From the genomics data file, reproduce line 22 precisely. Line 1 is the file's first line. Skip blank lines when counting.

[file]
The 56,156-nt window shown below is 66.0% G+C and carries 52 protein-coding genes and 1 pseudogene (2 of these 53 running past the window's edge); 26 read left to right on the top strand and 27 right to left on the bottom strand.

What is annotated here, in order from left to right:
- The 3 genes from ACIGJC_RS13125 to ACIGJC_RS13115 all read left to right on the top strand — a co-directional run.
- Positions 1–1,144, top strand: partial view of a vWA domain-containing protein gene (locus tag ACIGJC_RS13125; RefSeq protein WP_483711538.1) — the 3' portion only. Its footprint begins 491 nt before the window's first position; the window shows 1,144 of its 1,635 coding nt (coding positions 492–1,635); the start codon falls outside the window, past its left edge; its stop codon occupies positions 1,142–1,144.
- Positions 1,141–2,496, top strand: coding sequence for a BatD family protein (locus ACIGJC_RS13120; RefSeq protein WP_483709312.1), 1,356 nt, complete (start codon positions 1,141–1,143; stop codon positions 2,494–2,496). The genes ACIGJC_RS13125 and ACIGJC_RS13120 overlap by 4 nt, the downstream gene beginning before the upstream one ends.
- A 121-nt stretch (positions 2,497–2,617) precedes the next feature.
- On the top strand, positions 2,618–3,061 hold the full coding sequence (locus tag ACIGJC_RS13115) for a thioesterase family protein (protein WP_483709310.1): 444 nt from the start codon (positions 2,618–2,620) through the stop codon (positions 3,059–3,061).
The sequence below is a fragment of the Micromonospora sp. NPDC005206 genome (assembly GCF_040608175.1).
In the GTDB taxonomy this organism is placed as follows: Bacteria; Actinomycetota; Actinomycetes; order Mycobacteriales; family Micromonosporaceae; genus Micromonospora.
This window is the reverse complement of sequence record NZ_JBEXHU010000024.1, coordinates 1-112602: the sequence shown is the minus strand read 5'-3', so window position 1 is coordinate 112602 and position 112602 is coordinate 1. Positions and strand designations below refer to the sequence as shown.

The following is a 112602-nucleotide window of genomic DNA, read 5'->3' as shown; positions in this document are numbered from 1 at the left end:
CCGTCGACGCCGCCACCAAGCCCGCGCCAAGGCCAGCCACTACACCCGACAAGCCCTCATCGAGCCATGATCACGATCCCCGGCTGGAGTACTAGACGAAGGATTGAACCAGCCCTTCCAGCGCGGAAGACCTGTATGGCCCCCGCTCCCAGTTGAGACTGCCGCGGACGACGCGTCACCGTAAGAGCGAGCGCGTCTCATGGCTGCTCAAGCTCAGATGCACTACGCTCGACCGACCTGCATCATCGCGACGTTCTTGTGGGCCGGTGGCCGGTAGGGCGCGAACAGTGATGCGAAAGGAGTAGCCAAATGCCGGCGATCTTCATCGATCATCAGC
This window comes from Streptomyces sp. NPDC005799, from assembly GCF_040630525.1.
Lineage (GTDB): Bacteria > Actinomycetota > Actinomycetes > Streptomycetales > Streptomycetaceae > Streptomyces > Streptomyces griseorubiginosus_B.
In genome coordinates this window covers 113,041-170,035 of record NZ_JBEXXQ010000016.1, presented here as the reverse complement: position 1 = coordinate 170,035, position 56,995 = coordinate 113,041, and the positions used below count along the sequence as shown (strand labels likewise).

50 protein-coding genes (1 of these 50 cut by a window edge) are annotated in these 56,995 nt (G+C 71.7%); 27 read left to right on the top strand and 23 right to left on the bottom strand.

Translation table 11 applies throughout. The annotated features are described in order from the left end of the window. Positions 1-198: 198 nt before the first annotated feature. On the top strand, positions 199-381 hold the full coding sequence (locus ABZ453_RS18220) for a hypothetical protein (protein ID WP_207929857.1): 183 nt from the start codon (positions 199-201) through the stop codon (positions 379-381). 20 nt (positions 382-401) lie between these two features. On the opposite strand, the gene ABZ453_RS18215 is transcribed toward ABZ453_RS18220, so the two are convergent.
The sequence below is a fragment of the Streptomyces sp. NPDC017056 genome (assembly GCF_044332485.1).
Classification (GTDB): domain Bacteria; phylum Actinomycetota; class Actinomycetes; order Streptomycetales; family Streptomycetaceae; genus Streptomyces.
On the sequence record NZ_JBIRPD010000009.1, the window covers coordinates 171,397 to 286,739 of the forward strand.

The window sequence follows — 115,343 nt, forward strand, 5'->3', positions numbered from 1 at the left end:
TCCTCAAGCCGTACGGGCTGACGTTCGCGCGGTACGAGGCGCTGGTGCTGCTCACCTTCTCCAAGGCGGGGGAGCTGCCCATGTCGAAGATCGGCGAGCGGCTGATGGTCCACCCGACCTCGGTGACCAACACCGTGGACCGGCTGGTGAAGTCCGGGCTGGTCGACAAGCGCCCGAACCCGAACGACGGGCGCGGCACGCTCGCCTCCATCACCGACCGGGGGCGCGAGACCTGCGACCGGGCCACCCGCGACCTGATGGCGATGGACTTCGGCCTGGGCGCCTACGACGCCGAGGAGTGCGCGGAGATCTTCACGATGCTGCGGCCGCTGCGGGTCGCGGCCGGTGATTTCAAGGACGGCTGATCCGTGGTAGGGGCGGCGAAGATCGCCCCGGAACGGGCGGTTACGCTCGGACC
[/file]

TCCTCAAGCCGTACGGGCTGACGTTCGCGCGGTACGAGGCGCTGGTGCTGCTCACCTTCTCCAAGGCGGGGGAGCTGCCCATGTCGAAGATCGGCGAGCGGCTGATGGTCCACCCGACCTCGGTGACCAACACCGTGGACCGGCTGGTGAAGTCCGGGCTGGTCGACAAGCGCCCGAACCCGAACGACGGGCGCGGCACGCTCGCCTCCATCACCGACCGGGGGCGCGAGACCTGCGACCGGGCCACCCGCGACCTGATGGCGATGGACTTCGGCCTGGGCGCCTACGACGCCGAGGAGTGCGCGGAGATCTTCACGATGCTGCGGCCGCTGCGGGTCGCGGCCGGTGATTTCAAGGACGGCTGATCCGTGGTAGGGGCGGCGAAGATCGCCCCGGAACGGGCGGTTACGCTCGGACC